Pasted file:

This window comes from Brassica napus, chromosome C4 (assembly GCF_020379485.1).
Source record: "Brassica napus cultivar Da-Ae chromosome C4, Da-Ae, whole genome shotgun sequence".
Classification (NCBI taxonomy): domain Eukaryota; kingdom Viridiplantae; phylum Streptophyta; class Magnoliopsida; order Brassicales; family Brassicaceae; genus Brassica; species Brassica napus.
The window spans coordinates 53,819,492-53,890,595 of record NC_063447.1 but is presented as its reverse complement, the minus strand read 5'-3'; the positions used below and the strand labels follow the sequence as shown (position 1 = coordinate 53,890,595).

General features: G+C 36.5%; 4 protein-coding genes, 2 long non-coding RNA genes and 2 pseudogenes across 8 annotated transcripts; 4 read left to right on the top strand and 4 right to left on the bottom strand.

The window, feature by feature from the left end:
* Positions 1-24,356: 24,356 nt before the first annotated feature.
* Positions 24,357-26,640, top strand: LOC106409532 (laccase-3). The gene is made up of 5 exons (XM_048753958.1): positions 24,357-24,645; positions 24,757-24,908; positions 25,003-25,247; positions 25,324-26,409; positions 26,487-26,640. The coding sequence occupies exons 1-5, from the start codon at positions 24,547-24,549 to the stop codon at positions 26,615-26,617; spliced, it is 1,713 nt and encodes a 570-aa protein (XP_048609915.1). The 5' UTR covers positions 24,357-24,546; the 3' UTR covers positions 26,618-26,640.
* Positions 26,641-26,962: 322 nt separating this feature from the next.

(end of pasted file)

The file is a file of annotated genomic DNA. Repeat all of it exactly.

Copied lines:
This window comes from Brassica napus, chromosome C4 (assembly GCF_020379485.1).
Source record: "Brassica napus cultivar Da-Ae chromosome C4, Da-Ae, whole genome shotgun sequence".
Classification (NCBI taxonomy): domain Eukaryota; kingdom Viridiplantae; phylum Streptophyta; class Magnoliopsida; order Brassicales; family Brassicaceae; genus Brassica; species Brassica napus.
The window spans coordinates 53,819,492-53,890,595 of record NC_063447.1 but is presented as its reverse complement, the minus strand read 5'-3'; the positions used below and the strand labels follow the sequence as shown (position 1 = coordinate 53,890,595).

General features: G+C 36.5%; 4 protein-coding genes, 2 long non-coding RNA genes and 2 pseudogenes across 8 annotated transcripts; 4 read left to right on the top strand and 4 right to left on the bottom strand.

The window, feature by feature from the left end:
* Positions 1-24,356: 24,356 nt before the first annotated feature.
* Positions 24,357-26,640, top strand: LOC106409532 (laccase-3). The gene is made up of 5 exons (XM_048753958.1): positions 24,357-24,645; positions 24,757-24,908; positions 25,003-25,247; positions 25,324-26,409; positions 26,487-26,640. The coding sequence occupies exons 1-5, from the start codon at positions 24,547-24,549 to the stop codon at positions 26,615-26,617; spliced, it is 1,713 nt and encodes a 570-aa protein (XP_048609915.1). The 5' UTR covers positions 24,357-24,546; the 3' UTR covers positions 26,618-26,640.
* Positions 26,641-26,962: 322 nt separating this feature from the next.